the last few months, the mission in Afghanistan has been made harder by certain actions, of course, none worse

than the recent episode with the recent allegations in relation to the United States troop, that has obviously set

back the process, I think quite significantly and makes it more dangerous place for our people. I extend my

sympathy’s to the AusAid workers family who have been injured, we only hope and pray that he can pull throw. It

is good news that Mark has just announced that he seems to be in a stable condition, but it is a very dangerous

place. Our troops have done great work there, they continue to do great work there, and they continue to have

bipartisan support in the Australian Parliament. It is a difficult mission, it has been a long time and the Australian

people are getting tired of it. I think Mark made the point, I agree with, we have a mission there, we need to see it

through, this is a difficult time in Afghanistan. When AusAID workers and troops are injured and killed, the

Australian public is rightly questioning, as they should do, their elected representatives about why we are there

and what is our strategic purpose and we should continue to communicate that with the Australian public, also.

GILBERT:

Thanks Jamie Briggs, and of course, all of our best wishes with David Savage who has been treated as we’ve

said in Germany at the moment. We all hope and pray for his very swift recovery.

GILBERT:

This is AM Agenda, thank you for your company this morning. With me, from Melbourne, Labor front bencher,

Mark Dreyfus and from Adelaide, Liberal MP, Jamie Briggs. Mark Dreyfus, I want to ask you about this report on

the seven of Australia’s biggest manufacturers, going to today demand a crack down on the dumping of cheap

imports that they say are hurting the manufacturing sector. Particularly, they are worried about China being

treated as a market economy, when their products are heavily subsidised. Do you have empathy for these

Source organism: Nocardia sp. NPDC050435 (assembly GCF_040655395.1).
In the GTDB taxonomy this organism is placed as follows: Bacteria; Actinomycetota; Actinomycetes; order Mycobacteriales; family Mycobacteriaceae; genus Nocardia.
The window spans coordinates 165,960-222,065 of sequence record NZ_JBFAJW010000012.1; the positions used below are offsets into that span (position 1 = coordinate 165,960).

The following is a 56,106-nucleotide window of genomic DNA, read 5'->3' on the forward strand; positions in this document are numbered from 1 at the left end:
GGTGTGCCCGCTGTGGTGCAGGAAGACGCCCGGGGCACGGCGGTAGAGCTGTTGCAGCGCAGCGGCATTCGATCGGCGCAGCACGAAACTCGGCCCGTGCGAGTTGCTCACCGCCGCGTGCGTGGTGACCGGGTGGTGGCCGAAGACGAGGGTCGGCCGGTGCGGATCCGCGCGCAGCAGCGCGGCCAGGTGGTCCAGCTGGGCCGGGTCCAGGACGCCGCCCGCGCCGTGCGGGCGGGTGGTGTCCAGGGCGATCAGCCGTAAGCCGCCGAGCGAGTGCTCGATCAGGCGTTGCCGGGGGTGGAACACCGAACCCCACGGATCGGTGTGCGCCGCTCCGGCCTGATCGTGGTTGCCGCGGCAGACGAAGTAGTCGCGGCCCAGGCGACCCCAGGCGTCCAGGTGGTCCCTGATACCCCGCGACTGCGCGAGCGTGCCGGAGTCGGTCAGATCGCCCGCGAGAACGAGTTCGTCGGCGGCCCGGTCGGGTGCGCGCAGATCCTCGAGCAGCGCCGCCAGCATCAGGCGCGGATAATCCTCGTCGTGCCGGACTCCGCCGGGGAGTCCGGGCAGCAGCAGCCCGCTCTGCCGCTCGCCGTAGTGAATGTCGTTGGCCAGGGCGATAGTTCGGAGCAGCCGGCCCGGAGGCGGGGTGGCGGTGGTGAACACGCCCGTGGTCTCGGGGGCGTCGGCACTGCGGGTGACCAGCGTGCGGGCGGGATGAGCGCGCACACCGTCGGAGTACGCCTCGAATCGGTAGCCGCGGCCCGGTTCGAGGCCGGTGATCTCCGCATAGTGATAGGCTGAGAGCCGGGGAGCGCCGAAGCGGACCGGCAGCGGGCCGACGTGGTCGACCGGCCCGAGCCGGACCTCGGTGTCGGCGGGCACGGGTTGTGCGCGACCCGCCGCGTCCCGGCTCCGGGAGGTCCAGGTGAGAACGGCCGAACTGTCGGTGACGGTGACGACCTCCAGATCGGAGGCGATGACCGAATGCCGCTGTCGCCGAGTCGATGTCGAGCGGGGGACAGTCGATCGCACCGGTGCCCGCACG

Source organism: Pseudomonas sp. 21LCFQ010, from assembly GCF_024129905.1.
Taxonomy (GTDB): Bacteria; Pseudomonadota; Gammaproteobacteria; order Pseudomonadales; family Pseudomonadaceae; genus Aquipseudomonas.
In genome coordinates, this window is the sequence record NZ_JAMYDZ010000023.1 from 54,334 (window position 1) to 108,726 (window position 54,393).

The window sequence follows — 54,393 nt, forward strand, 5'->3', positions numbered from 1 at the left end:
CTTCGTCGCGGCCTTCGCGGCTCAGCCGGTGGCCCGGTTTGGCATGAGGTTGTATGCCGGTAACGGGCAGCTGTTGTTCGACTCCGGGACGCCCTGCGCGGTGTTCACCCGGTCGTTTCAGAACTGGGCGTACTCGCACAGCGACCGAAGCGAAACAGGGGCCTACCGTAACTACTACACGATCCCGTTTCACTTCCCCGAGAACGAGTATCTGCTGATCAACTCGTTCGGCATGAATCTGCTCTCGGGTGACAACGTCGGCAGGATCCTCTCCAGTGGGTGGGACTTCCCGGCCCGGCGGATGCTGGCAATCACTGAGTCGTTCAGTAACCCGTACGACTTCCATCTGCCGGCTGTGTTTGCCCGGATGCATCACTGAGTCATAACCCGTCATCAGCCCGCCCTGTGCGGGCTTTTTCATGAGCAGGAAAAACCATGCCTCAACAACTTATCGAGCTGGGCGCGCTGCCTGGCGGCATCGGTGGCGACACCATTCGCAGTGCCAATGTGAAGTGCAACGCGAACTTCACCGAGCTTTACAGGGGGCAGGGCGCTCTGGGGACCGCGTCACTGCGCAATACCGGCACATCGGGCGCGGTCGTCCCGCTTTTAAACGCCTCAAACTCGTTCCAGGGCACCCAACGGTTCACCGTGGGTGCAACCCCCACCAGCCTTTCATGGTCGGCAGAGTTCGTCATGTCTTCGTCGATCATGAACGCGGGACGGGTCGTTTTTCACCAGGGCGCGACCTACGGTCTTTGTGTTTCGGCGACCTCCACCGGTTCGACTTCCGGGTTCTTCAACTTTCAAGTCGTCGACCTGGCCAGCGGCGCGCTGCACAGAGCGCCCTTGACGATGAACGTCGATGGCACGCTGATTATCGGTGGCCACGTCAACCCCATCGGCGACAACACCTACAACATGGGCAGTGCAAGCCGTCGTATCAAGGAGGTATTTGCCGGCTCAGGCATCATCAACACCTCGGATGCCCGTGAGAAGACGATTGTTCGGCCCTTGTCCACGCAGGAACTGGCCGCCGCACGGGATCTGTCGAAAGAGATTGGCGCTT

manufacturers? Is the Government looking at ways to crack down on the dumping of cheap imports?

DREYFUS:

Look, it is a really difficult time for manufacturing, Kieran. And, I don’t think anyone is in any doubt about that, it is

a difficult time for manufacturing across the world, it is a difficult time for manufacturing here in Australia. And,

equally, we have done a lot and are continuing to do a lot for manufacturing. We introduced a series of reforms

on anti-dumping last year, which were welcomed by manufacturing, welcomed by Unions and we are going to

continue to look at the results of those new anti-dumping measures. We are assisting the car industry and that is

very important. We had the announcement late last week of the assistance to Holden, $275 million to keep

Holden in Australia until at least 2022, developing two new cars, keeping the car industry going with its 50,000

direct jobs, to 200,000 indirect jobs in the industry and a whole range of other policies, which shows, just how we

are working on and looking after the jobs of workers in the manufacturing industry and those businesses.

GILBERT:

Jamie Briggs, you have been critical of car subsidies. But, what about the message from the manufacturers more

generally, they’re worried about the dumping of cheap imports from China and elsewhere?

BRIGGS:

Well, there are WTO provisions which prevent dumping and there are actions available to the Australian

Government and to companies to take under those provisions. But, let me just say this about the manufacturing

sector. It is the structural change in our economy that is going on, which has been forced along by the dollar, but

it is really due to a changing world economic situation. It therefore makes it more crazy to implement, what is in

effect, a reverse tariff on our manufacturing sector, outside of action by the rest of the world, in the introduction of

a carbon tax. A carbon tax which is the world’s biggest carbon tax, which will make it that much harder for

manufacturing to compete. We have seen the results in Queensland on the weekend, where cost of living was

one of the most significant issues in that election and we’ve got a Government which is deaf to the results. We

have got a Government which just closes its eyes, closes its ears and pretends there is nothing wrong here,

when the Australian manufacturing sector and the retail sector, the agricultural sector, the services sector are all

being far harder to compete internationally, because of a carbon price, which is just far outside of the actions of

the rest of the world. The first thing the government should do to assist the manufacturing sector, is kill off this

ridiculous carbon tax, which is being placed on Australian business at an inappropriate time.

GILBERT:

Well, Mark Dreyfus...

DREYFUS:

I think you need to ask Jamie to answer the questions, Kieran.

GILBERT:

Mark, let me ask you as well though on the impact on electricity prices, as well though, because Campbell

Newman and the other state governments are said to blame imminent increases in power prices on the carbon